Warm-mix asphalt (WMA) is the generic term used to refer to a groupof technologies that are used to produce asphalt pavement mixtures attemperatures lower than those of traditional hot-mix asphalt (HMA).One of the potential benefits of WMA is that it provides better fatiguecracking characteristics than does HMA. The lower temperaturesshould reduce the aging of asphalt binders that occur during produc-tion. The reduced aging of asphalt binders should lead to improvedfatigue characteristics of asphalt mixtures. The research reported hereaddressed two main objectives. The first was to study the impacts ofthree WMA technologies on the fatigue cracking resistance of HMA byusing one asphalt binder and two aggregate sources. The fatigue char-acteristics were measured by using a uniaxial, cyclic, direct tension com-pression test. The second objective was to analyze the data produced bythe test by using the simplified viscoelastic continuum damage approachproposed in the NCHRP 9-43 Phase I report. Three WMA technologieswere used: Advera, Evotherm 3G, and Sasobit. All mixtures were pro-duced by using a PG 64-22 virgin binder. Data showed no significant dif-ference between HMA mixtures and WMA mixtures for each mix exceptfor the Advera.
Warm-mix asphalt (WMA) refers to a group of technologies that isused to produce asphalt pavement mixes at temperatures lower thanthose of traditional hot-mix asphalt (HMA) (1). Many new tech-nologies are now in use (e.g., foaming, organic, and chemical WMAtechnologies) and more may be coming soon in the asphalt pave-ment market. European countries that have used WMA technolo-gies for a few years cite numerous economical, environmental,and potential mechanical advantages of the WMA over HMA andcold asphalt mixtures (2). In the United States, state agencies havefocused their efforts on the development of standard specificationsfor the use of WMA technologies. To assist in the endeavor, a stan-dard WMA mix design is needed. NCHRP has developed Project 9-43 to address the issue of having a standard mix design procedurefor WMA (3).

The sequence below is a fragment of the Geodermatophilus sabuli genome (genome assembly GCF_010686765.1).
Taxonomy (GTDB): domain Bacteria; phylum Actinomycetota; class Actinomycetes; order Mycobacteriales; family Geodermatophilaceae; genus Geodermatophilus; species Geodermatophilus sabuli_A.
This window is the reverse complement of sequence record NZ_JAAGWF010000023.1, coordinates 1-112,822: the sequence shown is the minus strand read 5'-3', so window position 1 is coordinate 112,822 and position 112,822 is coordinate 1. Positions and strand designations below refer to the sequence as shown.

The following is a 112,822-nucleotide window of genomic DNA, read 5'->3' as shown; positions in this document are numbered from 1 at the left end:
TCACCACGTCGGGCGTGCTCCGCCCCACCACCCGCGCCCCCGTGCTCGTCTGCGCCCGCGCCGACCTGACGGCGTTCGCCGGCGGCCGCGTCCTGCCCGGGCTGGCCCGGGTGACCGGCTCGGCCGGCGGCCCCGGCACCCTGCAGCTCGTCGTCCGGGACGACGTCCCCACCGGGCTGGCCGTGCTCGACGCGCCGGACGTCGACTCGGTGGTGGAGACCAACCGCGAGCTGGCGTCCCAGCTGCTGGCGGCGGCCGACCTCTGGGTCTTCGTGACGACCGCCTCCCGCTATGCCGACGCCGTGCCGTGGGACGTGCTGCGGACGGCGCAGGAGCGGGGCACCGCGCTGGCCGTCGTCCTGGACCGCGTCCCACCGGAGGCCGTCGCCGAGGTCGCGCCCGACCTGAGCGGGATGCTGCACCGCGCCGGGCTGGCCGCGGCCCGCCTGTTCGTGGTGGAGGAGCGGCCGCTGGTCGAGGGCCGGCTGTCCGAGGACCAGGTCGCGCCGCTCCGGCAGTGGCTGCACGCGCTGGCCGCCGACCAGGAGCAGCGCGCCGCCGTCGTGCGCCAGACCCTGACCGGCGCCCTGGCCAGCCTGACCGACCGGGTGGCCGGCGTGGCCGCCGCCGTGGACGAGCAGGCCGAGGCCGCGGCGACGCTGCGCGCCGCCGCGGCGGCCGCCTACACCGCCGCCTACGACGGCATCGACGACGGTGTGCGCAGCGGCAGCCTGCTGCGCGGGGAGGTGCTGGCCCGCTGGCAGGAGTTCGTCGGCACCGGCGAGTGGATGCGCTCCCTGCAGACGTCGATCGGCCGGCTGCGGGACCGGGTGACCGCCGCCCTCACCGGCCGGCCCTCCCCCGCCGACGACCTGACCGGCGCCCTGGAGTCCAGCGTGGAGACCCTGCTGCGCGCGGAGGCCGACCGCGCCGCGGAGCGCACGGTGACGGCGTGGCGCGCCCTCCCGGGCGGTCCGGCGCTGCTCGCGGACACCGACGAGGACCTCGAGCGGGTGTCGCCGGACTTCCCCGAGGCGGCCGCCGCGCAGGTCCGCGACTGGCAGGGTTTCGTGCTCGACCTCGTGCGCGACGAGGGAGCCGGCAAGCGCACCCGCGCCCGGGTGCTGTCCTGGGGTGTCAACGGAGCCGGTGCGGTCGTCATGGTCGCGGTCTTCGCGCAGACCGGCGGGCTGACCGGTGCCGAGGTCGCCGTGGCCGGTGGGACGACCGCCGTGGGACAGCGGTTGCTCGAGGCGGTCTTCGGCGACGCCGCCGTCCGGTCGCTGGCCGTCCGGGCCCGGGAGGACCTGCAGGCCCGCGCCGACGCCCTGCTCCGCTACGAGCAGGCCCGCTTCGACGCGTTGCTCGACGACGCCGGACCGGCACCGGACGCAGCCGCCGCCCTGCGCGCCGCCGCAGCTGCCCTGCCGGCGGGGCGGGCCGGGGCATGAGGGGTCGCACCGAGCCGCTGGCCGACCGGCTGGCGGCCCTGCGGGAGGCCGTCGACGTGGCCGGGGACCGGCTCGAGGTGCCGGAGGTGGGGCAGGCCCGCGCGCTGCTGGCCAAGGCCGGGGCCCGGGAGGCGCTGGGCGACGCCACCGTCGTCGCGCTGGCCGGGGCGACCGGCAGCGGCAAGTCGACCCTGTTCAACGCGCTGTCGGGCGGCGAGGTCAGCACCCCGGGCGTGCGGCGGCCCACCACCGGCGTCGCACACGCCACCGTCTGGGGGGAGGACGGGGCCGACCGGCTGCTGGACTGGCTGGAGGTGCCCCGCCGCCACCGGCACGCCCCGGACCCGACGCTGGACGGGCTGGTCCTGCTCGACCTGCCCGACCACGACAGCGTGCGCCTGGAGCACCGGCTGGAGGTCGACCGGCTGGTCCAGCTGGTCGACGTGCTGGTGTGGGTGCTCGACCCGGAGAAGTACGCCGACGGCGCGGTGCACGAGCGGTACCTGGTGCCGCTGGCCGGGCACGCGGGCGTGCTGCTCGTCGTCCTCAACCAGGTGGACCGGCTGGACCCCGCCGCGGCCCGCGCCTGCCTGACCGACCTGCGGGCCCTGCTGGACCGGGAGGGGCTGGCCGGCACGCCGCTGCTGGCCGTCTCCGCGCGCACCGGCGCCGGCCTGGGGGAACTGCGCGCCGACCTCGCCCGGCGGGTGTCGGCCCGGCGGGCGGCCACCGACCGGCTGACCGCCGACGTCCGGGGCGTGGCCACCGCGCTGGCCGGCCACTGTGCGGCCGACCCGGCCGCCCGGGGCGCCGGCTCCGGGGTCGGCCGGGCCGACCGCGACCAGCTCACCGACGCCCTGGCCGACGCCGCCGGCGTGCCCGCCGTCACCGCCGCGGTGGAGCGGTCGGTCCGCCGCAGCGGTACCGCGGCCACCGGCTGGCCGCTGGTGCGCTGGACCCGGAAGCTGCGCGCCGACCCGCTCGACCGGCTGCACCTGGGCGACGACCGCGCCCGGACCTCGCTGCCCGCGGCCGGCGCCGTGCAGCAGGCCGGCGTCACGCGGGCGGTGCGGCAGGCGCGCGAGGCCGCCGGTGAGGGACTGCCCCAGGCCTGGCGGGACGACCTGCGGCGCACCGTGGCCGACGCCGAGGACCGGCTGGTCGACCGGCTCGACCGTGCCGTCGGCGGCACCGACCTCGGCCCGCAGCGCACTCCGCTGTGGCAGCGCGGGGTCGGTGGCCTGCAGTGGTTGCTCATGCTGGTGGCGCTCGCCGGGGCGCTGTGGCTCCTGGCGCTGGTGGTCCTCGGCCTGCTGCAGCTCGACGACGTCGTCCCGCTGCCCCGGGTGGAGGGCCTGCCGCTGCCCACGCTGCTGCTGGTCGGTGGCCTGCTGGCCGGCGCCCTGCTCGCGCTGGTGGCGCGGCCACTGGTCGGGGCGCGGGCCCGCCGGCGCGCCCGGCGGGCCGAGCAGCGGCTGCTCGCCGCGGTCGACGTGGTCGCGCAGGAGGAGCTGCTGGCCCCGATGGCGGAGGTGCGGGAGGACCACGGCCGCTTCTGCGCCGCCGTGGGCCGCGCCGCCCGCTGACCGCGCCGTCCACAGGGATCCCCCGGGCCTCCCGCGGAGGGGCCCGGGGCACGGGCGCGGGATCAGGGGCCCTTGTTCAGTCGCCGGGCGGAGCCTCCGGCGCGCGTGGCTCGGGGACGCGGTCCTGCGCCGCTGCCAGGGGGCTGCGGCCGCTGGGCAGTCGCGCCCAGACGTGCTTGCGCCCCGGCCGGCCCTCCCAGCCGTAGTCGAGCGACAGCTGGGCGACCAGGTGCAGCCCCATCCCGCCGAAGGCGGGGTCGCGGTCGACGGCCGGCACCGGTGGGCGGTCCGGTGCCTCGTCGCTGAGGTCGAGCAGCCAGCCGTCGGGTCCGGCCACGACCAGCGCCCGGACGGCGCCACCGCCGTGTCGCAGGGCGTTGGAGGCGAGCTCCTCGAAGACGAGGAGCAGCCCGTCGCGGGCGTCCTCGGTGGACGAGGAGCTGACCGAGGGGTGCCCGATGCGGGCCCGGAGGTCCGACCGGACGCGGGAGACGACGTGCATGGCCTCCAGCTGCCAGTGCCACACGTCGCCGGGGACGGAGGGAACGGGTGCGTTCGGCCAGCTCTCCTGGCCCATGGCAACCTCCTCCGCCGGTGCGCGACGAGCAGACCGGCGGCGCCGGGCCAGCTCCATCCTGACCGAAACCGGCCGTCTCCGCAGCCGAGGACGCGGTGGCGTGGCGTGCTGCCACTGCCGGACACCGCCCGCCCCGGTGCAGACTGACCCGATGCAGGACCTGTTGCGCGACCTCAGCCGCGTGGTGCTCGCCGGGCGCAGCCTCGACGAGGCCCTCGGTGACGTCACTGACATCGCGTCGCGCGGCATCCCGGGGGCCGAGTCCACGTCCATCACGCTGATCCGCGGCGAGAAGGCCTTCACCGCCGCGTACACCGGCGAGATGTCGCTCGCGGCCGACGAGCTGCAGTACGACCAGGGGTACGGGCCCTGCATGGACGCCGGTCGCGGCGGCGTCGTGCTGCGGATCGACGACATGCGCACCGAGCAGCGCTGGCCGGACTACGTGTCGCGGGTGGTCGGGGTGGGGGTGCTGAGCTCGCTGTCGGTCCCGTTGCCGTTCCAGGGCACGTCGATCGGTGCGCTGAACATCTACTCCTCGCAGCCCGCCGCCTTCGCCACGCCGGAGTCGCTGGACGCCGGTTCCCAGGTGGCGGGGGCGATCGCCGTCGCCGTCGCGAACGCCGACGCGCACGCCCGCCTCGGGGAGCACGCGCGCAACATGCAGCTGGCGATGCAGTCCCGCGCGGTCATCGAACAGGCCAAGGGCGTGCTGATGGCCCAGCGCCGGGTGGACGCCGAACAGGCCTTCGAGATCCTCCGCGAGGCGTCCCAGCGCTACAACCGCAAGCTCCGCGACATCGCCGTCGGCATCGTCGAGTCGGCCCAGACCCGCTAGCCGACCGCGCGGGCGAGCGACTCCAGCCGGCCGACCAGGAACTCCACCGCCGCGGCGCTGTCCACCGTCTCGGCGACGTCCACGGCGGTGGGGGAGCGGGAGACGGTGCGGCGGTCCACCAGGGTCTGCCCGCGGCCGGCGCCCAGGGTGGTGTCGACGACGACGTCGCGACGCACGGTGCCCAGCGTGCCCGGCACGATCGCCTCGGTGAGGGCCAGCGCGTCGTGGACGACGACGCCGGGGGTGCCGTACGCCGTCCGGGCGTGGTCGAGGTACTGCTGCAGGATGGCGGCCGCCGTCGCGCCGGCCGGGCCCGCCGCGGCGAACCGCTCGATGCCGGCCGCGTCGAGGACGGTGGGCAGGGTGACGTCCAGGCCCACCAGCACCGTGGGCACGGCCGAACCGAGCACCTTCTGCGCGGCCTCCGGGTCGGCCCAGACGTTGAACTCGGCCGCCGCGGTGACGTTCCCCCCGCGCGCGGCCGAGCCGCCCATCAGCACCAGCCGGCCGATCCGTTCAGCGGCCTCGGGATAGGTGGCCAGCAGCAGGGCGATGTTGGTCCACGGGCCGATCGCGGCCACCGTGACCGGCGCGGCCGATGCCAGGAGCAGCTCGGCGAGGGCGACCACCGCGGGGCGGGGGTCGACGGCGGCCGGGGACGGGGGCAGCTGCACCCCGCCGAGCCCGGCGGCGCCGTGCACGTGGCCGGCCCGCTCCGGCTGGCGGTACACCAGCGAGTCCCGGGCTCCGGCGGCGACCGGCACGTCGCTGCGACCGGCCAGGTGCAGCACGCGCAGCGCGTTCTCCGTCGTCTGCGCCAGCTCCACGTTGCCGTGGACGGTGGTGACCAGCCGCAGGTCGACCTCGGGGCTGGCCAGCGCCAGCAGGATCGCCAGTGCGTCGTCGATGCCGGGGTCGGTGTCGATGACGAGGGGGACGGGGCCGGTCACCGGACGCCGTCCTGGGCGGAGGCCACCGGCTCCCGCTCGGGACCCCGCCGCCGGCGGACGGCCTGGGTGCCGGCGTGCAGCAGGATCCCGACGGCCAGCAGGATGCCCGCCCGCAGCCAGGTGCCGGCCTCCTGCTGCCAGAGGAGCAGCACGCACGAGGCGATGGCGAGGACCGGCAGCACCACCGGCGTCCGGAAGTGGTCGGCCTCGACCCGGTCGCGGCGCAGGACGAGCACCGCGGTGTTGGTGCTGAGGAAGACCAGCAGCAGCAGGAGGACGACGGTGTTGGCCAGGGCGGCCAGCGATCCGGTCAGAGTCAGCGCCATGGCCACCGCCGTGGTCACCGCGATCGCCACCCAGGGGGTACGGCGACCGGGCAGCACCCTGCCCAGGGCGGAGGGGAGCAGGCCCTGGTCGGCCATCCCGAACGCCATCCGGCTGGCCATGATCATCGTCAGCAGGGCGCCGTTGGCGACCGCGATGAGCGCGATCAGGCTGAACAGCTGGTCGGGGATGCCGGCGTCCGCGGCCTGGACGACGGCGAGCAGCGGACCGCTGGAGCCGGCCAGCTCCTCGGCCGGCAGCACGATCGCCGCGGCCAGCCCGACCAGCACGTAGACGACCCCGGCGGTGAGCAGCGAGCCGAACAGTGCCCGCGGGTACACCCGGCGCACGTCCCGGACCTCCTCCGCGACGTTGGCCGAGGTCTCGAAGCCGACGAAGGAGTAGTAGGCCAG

M. M. Haggag, Department of Civil and Environmental Engineering, Highway Sus-tainability Research Center, University of Massachusetts, Dartmouth, 151 Mar-tine Street, Room 131, Fall River, MA 02723. W. S. Mogawer, Department ofCivil and Environmental Engineering, Highway Sustainability Research Center,University of Massachusetts, Dartmouth, 285 Old Westport Road, North Dart-mouth, MA 02747. R. Bonaquist, Advanced Asphalt Technologies, LLC, 108Powers Court, Suite 100, Sterling, VA 20166. Corresponding author: W. S.Mogawer, email@example.com.
Transportation Research Record: Journal of the Transportation Research Board,No. 2208, Transportation Research Board of the National Academies, Washington,D.C., 2011, pp. 2632.DOI: 10.3141/2208-04
mixture. The remaining technologies were dosed by the weight ofbinder in the mixture. The Evotherm 3G dose was 0.5%, and forSasobit it was 1.5%.